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Charlotte Symphony Gives Moving All-Russian Program

Oct 18, 2019

By Cecilia Whalen

As always, a country's history can be better understood through its music, and the Charlotte Symphony, conducted by Christopher James Lees, allowed its audience to understand some of the Russian experience through its all-Russian program of "phantasmagorical storytelling" on Oct. 18 at the Belk Theater. The CSO presented four pieces featuring Stravinsky's Suite from The Firebird. Each piece revolved around a particular tale or magical theme, recognizing the trials of its time and country whilst remembering to hope and dream.

The concert opened with Modest Mussorgsky's "Night on Bald Mountain" (1867), the dramatic tone-poem which was made especially popular after its feature in Disney's Fantasia. In Fantasia, "Night on Bald Mountain" narrates the release of all things evil across a village at nightfall. Bold and dark brass emerge from below and woodwinds cackle, accented by running strings and striking percussion. The piece is supposed to be scary: Mussorgsky wrote it to describe a Russian legend of a Witches' Sabbath, including a scene of a praise of Satan (who makes an appearance on the mountain). The CSO did well in its interpretation with eerily dynamic contrast and sharp accents. There were only a few times when musicians did not begin or end notes together, resulting in less crisp transitions.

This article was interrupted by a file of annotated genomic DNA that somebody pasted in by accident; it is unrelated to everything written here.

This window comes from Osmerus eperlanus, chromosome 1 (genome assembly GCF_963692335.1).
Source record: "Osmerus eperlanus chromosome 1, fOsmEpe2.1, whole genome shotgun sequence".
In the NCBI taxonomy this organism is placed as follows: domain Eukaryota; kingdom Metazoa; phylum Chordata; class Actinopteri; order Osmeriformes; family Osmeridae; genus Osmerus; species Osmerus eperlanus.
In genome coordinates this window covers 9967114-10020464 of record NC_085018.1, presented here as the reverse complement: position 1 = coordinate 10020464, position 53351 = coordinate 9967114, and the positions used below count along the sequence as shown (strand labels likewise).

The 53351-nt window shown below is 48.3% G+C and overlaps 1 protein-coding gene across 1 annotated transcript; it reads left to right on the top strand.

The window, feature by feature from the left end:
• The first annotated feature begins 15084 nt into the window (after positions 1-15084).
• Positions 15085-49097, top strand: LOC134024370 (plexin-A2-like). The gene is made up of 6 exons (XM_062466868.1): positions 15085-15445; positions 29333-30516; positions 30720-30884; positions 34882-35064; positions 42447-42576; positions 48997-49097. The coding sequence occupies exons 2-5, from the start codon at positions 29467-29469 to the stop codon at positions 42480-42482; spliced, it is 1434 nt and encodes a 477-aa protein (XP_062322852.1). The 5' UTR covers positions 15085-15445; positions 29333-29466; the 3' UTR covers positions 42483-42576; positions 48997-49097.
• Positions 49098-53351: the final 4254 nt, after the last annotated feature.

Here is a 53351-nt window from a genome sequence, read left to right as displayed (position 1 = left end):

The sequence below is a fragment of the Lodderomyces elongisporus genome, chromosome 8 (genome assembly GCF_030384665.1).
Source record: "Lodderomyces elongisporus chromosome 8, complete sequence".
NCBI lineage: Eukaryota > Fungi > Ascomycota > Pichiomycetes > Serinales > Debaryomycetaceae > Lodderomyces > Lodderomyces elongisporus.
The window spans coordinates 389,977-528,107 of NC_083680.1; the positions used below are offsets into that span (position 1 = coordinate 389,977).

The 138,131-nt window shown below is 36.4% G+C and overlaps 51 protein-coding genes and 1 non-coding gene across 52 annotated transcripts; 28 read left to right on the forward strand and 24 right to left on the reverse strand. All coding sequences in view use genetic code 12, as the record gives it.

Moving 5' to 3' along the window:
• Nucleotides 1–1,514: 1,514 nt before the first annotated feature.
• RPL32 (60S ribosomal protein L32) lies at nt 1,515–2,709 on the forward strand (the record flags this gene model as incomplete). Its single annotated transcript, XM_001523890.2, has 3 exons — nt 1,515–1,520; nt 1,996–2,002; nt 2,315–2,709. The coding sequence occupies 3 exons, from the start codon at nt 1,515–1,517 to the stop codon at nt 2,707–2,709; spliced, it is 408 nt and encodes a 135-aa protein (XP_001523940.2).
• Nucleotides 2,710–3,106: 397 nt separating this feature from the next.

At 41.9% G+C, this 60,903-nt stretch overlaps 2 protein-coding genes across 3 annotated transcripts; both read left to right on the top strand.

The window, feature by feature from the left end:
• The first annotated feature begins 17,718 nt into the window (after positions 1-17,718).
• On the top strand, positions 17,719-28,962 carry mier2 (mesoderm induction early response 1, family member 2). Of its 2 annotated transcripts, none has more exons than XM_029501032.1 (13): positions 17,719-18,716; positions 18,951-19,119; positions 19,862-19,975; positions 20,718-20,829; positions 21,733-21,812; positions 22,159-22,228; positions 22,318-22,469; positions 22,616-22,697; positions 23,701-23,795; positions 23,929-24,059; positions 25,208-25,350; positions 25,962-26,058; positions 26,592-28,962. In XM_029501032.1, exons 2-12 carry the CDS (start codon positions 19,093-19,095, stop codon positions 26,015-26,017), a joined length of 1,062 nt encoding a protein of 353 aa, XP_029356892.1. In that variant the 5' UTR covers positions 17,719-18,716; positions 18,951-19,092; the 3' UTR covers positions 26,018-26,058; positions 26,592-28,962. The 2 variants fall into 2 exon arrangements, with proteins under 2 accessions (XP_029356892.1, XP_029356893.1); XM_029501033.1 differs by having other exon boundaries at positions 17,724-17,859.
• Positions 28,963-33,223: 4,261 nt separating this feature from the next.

The CSO was at its height during this final and featured piece, filling up the room with expressivity. Stravinsky's Firebird was created for dance, and it is practically impossible not to move along to it, especially during the accents and breath-taking swells of this magnificent ending. The Suite from The Firebird was captivating through and through; the only things missing were dancers. (It would be wonderful to one day have the Symphony pair with Charlotte Ballet to produce the full production.)

It's clear that each composer of this evening recognized the trials of his generation and thus reflected it in his music: fear and uncertainty linger and evil is evident, even at times dominant. At the same time, not a single one in all of his mystery and darkness forgot to include the beauty and imagination that is equally a part of life, and the hope that is essential. Tolstoy is quoted as saying "there is something in the human spirit that will survive and prevail; there is a tiny and brilliant light burning in the heart of man that will not go out no matter how dark the world becomes." The Charlotte Symphony was able to access both a lingering darkness and this prevailing light in The Firebird and each of its accompanying pieces.

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